As annoying as credit card fraud is, it’s generally a manageable problem. For us as consumers it’s mostly a nuisance, because we are protected from financial loss. It’s a bigger problem for merchants and banks, but fraud detection systems and law enforcement together manage to keep losses to an acceptable level – otherwise we would see Chip and PIN or other technologies, as opposed to PCI, as the security focus.

In terms of economics, we have seen bad guys shift to lower-level persistent fraud rather than big breaches. They’re stealing a lot, but the big lesson from the Verizon Data Breach Investigations Report is that they are stealing smaller batches, and are much more likely to get caught than in the past.

Your email, on the other hand, may be far more valuable. Not necessarily to random online street criminals (although it’s still valuable to them, too), but to more sophisticated attackers. At least if they get your email address with ‘interesting’ context.

Let’s look at the main method of attacks these days. From APT to botnets, we see one consistent trend – reliance on phishing to get past user defenses and gain a beachhead on the target. Get the user to click a link or open a file, and you own their system. “Spear phishing” (highly targeted phishing) has been identified as the primary attack technique currently being used by the APT – they will shift once it stops working so well.

Now think about last week’s breach of Sega, or back to the Epsilon breach. In these cases emails, first names, and context were obtained. Not just an email, but an email with a real name and a site you registered to receive email from.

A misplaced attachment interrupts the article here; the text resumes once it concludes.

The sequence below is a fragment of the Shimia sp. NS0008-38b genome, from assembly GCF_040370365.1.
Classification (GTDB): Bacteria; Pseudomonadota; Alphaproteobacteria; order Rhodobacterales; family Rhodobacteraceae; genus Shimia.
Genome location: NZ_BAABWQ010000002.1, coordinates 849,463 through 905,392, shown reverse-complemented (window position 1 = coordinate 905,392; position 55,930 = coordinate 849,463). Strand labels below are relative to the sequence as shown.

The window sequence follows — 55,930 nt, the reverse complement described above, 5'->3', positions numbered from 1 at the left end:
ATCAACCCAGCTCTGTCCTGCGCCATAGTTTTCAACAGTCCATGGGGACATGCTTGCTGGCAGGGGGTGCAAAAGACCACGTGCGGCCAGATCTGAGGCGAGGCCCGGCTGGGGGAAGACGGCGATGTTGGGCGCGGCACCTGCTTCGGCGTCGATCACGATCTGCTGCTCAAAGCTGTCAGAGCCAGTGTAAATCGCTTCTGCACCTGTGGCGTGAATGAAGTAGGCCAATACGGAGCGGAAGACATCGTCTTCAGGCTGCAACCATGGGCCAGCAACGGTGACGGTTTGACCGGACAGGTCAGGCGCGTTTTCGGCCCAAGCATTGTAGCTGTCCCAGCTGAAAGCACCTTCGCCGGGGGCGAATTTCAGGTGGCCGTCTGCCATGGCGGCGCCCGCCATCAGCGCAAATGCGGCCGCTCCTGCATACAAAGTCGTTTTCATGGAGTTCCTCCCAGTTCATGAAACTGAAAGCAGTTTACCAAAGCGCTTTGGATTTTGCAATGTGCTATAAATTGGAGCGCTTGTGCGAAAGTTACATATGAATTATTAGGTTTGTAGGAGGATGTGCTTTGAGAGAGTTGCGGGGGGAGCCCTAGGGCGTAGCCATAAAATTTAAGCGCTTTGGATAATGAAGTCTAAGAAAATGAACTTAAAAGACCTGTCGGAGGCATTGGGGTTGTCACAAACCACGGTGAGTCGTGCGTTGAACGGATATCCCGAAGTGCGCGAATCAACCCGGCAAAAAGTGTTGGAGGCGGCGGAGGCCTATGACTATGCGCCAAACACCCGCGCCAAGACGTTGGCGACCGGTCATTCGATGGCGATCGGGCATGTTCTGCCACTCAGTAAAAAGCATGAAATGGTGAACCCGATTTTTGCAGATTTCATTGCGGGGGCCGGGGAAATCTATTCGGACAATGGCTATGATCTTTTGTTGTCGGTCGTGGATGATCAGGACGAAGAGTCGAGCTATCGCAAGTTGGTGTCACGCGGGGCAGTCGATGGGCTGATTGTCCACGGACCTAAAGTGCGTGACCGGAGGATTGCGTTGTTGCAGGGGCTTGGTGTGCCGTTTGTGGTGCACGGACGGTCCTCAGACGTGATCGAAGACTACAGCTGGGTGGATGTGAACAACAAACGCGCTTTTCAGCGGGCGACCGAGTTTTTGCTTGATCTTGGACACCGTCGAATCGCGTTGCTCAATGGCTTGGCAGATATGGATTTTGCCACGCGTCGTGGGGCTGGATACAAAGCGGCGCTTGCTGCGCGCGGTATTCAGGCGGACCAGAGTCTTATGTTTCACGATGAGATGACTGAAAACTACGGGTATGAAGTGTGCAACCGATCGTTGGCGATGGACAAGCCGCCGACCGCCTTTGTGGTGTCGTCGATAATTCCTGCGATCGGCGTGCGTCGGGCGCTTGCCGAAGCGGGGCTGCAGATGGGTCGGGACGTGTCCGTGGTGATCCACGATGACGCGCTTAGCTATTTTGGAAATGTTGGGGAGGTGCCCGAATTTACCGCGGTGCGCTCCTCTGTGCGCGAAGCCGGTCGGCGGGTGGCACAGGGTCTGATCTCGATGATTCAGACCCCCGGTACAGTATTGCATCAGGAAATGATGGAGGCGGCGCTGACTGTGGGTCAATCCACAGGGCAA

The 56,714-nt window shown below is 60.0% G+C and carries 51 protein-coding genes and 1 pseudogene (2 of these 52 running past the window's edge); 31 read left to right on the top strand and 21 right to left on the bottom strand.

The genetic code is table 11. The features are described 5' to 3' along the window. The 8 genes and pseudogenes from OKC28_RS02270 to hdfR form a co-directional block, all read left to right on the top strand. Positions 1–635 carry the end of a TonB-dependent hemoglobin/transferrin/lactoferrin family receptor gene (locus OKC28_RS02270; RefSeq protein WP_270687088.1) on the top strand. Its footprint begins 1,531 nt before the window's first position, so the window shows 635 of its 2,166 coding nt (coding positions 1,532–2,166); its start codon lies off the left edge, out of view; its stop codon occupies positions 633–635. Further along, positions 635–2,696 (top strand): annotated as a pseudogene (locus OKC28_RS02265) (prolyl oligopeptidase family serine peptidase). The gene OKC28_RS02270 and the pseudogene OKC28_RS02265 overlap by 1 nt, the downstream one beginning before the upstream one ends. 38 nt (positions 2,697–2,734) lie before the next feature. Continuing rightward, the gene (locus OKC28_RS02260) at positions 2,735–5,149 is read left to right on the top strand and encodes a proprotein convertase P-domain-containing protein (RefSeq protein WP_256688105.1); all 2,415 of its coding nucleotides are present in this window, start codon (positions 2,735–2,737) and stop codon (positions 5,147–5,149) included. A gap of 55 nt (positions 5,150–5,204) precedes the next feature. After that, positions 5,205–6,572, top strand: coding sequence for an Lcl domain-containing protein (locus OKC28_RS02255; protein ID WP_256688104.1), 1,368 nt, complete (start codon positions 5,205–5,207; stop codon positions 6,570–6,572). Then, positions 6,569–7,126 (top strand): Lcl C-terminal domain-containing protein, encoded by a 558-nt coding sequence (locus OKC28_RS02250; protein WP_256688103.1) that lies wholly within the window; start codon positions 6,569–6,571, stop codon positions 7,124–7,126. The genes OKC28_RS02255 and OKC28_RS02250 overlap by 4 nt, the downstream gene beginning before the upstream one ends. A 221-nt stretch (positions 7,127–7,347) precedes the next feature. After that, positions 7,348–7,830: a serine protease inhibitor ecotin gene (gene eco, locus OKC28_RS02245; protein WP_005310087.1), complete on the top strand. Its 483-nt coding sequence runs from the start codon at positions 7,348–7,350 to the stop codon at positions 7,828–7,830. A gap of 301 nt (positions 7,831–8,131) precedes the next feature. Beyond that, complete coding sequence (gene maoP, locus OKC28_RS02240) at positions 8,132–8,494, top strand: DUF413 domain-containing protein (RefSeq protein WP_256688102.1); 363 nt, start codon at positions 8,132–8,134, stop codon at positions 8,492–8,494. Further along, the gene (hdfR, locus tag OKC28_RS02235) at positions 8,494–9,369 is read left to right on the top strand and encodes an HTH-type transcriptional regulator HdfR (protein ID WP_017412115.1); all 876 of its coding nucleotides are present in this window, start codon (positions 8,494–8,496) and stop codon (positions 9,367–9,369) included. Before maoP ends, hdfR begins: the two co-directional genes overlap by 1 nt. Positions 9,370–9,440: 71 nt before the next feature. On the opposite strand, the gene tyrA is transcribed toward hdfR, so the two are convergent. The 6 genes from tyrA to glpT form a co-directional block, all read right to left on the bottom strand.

We like to hammer users on how stupid they are for clicking any link in a storm, but what are the odds of even the most seasoned security professionals defending themselves from every single one of these attacks with, in effect, detailed dossiers on the targets? When you get a correctly formatted email with your name from a site you registered with, there’s a reasonable chance you will click – and they can easily afford to send more fishing messages than real mail (spam has been up as high as 90% of email on the Internet, and these are much better at looking legitimate and getting past spam filters).

Don’t play coy and claim you’ll check the From: address every time – these all come from services you don’t know personally, and often from a third party domain as part of the service.

Considering everything an attacker can do with those resources, I suspect email addresses + context might be the new bad guy hotness. Hit every TiVo subscriber with a personally addressed phishing message, perhaps modeled from the last email blast TiVo actually sent out? Gold.


Thursday, February 24, 2011

Could This Be WikiLeaks for the Criminal Computer Underground?

By Rich

When Brian Krebs sent me a link to his latest article on illegal pharmacy networks my only response was:

Holy friggin’ awesomesauce!!!

Brian got his hands on 9GB of financial records for what is likely the world’s biggest online spammer/illegal pharmacy network:

In total, these promoters would help Glavmed sell in excess of 1.5 million orders from more than 800,000 consumers who purchased knockoff prescription drugs between May 2007 and June 2010. All told, Glavmed generated revenues of at least $150 million.

Brian told me this is merely the first of a lengthy series he is putting together as he digs through the data and performs additional research. This is true investigative reporting, folks.